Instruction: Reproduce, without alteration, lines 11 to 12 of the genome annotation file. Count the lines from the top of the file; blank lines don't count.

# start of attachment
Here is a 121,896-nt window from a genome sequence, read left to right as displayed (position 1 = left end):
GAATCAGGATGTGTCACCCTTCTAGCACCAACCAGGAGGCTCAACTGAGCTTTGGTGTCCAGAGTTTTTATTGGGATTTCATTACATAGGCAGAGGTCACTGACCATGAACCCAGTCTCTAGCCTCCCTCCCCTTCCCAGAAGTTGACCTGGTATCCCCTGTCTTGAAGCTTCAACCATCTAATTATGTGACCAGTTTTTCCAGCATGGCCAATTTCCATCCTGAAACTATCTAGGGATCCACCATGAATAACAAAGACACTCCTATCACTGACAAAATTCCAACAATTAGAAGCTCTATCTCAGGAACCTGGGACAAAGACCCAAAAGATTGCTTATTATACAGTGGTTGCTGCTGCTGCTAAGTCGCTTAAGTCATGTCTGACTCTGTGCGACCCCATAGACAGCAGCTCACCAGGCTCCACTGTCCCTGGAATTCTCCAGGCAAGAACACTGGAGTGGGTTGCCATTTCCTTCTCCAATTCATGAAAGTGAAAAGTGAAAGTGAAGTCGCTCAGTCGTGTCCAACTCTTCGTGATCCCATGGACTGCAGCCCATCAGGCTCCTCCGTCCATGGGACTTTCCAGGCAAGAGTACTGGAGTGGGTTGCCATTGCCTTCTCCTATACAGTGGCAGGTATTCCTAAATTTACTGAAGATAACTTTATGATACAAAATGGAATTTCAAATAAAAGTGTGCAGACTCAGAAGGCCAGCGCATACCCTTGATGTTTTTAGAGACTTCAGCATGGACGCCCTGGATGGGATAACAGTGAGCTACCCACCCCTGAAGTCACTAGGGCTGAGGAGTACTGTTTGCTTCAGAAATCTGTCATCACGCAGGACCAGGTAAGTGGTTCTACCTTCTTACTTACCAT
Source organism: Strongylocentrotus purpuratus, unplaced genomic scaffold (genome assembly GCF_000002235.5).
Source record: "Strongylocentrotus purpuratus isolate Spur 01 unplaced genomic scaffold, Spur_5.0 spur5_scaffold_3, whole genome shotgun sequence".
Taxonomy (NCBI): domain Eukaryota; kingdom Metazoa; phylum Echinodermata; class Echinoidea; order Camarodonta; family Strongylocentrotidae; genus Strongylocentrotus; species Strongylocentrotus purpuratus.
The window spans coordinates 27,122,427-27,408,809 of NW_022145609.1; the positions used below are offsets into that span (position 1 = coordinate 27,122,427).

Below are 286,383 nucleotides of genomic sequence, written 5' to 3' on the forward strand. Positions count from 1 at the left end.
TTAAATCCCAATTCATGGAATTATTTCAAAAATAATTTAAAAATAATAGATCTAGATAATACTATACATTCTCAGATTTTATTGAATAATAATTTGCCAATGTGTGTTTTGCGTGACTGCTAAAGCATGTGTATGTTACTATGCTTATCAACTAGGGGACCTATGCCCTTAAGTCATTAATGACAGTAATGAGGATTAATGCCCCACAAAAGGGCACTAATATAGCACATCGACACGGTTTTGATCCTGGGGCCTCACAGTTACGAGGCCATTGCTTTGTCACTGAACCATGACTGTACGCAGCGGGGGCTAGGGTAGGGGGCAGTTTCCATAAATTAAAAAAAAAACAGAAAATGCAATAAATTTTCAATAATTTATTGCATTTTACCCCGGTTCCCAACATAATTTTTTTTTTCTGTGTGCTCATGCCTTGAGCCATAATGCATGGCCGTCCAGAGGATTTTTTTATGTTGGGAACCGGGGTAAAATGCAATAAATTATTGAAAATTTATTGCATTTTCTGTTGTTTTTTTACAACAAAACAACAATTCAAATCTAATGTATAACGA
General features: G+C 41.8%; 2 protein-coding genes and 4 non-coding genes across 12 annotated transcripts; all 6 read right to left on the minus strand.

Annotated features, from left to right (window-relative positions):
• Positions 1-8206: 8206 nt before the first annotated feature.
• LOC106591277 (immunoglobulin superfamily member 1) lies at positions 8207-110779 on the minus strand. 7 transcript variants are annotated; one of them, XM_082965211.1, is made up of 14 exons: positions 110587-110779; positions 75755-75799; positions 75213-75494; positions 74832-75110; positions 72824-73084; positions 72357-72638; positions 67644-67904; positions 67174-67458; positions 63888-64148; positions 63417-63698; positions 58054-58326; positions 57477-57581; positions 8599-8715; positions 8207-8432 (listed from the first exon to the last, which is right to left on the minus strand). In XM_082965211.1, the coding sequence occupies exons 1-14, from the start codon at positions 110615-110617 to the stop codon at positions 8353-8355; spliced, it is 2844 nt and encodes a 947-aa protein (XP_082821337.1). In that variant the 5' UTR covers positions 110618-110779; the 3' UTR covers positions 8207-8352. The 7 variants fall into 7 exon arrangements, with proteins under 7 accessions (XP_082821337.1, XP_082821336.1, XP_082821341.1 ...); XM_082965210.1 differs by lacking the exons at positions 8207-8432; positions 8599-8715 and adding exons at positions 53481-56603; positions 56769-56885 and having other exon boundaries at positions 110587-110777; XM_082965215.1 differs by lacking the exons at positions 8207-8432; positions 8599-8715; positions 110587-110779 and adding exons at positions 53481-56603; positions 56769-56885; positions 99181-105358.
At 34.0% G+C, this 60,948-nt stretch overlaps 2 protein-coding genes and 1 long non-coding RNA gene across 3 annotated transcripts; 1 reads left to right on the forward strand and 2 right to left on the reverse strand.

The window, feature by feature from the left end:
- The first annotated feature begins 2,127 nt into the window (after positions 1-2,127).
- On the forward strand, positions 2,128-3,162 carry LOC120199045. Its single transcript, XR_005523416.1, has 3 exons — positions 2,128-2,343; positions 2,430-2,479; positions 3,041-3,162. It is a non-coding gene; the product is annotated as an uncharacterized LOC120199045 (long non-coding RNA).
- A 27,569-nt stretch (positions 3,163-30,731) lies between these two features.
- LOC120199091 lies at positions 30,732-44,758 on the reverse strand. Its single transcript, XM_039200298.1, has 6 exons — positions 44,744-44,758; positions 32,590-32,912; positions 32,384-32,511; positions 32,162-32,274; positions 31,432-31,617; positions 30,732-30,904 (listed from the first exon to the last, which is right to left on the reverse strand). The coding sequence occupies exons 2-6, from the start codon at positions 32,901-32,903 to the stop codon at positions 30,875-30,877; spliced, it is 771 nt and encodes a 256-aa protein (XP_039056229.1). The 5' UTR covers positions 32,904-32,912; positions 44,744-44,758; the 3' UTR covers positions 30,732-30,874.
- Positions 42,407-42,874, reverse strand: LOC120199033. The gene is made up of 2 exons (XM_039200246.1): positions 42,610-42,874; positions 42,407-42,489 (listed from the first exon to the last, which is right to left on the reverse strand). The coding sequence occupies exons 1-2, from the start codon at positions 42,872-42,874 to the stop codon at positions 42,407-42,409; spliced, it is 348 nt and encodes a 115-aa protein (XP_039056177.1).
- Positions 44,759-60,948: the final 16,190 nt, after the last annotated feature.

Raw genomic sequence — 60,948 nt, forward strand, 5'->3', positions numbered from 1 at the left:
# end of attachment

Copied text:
• Positions 1-8206: 8206 nt before the first annotated feature.
• LOC106591277 (immunoglobulin superfamily member 1) lies at positions 8207-110779 on the minus strand. 7 transcript variants are annotated; one of them, XM_082965211.1, is made up of 14 exons: positions 110587-110779; positions 75755-75799; positions 75213-75494; positions 74832-75110; positions 72824-73084; positions 72357-72638; positions 67644-67904; positions 67174-67458; positions 63888-64148; positions 63417-63698; positions 58054-58326; positions 57477-57581; positions 8599-8715; positions 8207-8432 (listed from the first exon to the last, which is right to left on the minus strand). In XM_082965211.1, the coding sequence occupies exons 1-14, from the start codon at positions 110615-110617 to the stop codon at positions 8353-8355; spliced, it is 2844 nt and encodes a 947-aa protein (XP_082821337.1). In that variant the 5' UTR covers positions 110618-110779; the 3' UTR covers positions 8207-8352. The 7 variants fall into 7 exon arrangements, with proteins under 7 accessions (XP_082821337.1, XP_082821336.1, XP_082821341.1 ...); XM_082965210.1 differs by lacking the exons at positions 8207-8432; positions 8599-8715 and adding exons at positions 53481-56603; positions 56769-56885 and having other exon boundaries at positions 110587-110777; XM_082965215.1 differs by lacking the exons at positions 8207-8432; positions 8599-8715; positions 110587-110779 and adding exons at positions 53481-56603; positions 56769-56885; positions 99181-105358.